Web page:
The whole story, detailed in an amazingly honest fashion by World Nuclear News today details the procurement bribery scandal that rocked the Korea Hydro and Nuclear Powerworkforce be extended to sub-contractors (from whence the bribery originated).
Obviously this raises many question including how long this has been going on (probably since the start of the program in 1977) to how extensive and 'effective' it has been to issues of government collusion to the biggest one of all: safety.
On the latter, it appears that safety overall has not been effected. It's hard to hide nuclear malfeasance. People tend to find out about it, like the recent emergency shutdown of a plant that had auxiliary diesel start up issues and was hidden from Korean's nuclear safety regulator by plant management.
KEPCO has had no major accidents and safety, despite both scandals, doesn't appear to have been effected, as I noted. Investigations are still underway.
Korea continues to expand it's nuclear fleet with Gen III reactors, and continues to push overseas in the worlds rapidly expanding nuclear deployment. Nuclear in Korea is at 39% of generation and is aiming for 59%. As the capacity factor (actually producing power) of Korean nukes is the highest in the world, close to 95%, this means that actually nuclear there provides 45% of all electrical generation. At 59% it is likely to provide 75% of Korea's electrical energy needs.
I might add that Korea is also investing in renewable energy projects [the source here is a pro-renewable web site--DW] as well but it will be totally supplemental to the extensive nuclear grid they are building.
Here is the article from WNN:
Prosecutors have arrested 22 people as they investigate alleged widespread corruption surrounding Korea Hydro and Nuclear Power's (KHNP's) procurement processes.
An investigation began in September 2011 after a tip-off from a citizen in Ulsan, who reported that he may have witnessed bribery. This led to the arrest on 24 March this year of one KHNP employee and further investigation has now unveiled what prosecutors called 'a wide range of corruption and irregularity'.
The problem stretched from head office to the power plant, throughout the procurement process in which utility officials liaised with companies through professional brokers.
Prosecutors said that one supplier submitted an inflated price for work related to man-machine interface systems. A purchaser was then bribed KRW80 million ($69,000) to accept this as a standard price. One KHNP employee involved in this had personal business interests in the supplier, while a senior official was bribed to remain silent.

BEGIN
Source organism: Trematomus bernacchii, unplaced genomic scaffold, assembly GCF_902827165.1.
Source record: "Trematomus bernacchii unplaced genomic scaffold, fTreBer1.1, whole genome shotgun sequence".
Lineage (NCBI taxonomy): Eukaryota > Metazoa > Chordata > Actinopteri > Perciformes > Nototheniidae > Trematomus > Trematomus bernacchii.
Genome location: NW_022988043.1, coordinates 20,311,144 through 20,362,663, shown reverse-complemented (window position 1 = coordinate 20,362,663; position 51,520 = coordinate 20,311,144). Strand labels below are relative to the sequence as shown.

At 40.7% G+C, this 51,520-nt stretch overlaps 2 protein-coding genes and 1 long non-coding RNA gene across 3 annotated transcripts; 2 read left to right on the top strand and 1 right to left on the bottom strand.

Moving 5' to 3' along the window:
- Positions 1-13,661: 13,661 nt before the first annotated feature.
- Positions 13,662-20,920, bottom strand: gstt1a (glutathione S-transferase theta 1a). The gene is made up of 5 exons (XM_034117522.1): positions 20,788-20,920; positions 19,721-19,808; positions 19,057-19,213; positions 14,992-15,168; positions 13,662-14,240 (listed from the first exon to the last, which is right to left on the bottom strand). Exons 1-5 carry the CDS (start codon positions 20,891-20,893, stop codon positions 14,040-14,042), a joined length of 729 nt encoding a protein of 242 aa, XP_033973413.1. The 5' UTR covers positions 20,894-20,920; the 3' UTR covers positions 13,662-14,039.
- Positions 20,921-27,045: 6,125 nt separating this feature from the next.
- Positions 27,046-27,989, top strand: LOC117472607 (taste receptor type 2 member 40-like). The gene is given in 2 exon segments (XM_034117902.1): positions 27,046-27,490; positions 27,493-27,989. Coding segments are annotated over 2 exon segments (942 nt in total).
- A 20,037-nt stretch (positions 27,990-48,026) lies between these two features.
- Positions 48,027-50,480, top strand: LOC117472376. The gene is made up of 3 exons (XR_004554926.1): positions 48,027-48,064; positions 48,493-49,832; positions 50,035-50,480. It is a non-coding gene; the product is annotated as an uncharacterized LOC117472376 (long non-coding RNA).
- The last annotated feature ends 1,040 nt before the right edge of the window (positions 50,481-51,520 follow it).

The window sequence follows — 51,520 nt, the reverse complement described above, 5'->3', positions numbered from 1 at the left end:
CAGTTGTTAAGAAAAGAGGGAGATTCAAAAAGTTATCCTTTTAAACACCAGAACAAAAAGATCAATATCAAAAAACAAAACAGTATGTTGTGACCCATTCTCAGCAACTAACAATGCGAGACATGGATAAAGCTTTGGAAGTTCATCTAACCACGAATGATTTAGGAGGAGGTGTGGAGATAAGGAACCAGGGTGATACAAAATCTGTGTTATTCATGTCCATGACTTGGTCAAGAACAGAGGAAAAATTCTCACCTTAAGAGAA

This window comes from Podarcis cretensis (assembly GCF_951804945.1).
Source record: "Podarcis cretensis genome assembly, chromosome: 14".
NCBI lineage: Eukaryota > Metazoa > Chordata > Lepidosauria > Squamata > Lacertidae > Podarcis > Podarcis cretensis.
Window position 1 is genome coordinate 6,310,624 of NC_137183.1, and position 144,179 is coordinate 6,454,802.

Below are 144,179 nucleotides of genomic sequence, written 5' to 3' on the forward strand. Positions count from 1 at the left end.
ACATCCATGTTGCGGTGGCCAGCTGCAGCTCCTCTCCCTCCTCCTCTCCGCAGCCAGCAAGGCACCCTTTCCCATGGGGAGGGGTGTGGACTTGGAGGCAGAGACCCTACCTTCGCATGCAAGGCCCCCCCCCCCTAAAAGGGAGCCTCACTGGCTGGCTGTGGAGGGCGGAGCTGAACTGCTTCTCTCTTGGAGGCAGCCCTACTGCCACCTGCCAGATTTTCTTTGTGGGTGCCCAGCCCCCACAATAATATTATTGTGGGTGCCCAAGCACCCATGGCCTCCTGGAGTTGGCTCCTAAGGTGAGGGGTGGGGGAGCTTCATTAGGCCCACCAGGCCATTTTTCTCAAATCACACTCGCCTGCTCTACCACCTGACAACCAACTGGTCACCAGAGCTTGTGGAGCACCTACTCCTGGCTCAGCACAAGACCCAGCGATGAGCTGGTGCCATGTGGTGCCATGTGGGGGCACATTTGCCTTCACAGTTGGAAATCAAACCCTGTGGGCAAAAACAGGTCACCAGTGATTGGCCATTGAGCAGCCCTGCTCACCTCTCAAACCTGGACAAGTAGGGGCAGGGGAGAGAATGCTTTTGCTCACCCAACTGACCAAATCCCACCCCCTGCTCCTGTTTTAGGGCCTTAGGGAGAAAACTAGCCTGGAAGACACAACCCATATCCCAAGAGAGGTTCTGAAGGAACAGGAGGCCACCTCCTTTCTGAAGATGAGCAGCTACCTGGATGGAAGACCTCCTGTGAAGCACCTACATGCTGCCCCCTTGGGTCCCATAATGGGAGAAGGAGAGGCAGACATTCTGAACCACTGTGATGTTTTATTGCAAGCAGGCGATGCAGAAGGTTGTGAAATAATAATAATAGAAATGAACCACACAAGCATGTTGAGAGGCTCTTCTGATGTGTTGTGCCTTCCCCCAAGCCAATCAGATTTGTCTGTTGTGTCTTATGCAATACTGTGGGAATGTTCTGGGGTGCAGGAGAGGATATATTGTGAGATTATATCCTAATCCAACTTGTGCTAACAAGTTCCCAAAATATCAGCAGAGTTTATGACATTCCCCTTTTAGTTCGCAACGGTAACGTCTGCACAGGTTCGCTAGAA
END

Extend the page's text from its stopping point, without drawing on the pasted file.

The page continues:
Another example detailed by the prosecutor concerned a supplier using single-clip ties to secure insulation within a nuclear power plant's containment building, whereas a double-clip tie should have been used. Over 3 years and six months, the company paid a plant employee KRW80 million ($390,000) to keep quiet.
Other examples of alleged wrongdoing included a KHNP worker who was paid to remove small nuclear power plant components and pass them on so that a company could copy them. Another gained KRW100 million ($86,000) from insider trading of shares in suppliers. And the suppliers themselves were said to have colluded over electronic bidding processes. For their part, brokers also engaged in bribery when registering companies to bid for contracts.
The investigation has so far identified 22 individuals and nine companies that it accuses of exchanging some KRW2.2 billion ($1.9 million) in bribes. Reports in South Korean media indicate several more people could be indicted as the investigation continues.
Ulsan prosecutors underlined that corruption related to a nuclear power plant was made more serious by the potential implications for safety and for that reason heavier punishments could be expected.
KHNP is the operator of South Korea's 23 nuclear power reactors, which between them produce about one third of the country's electricity.
Researched and written
by World Nuclear News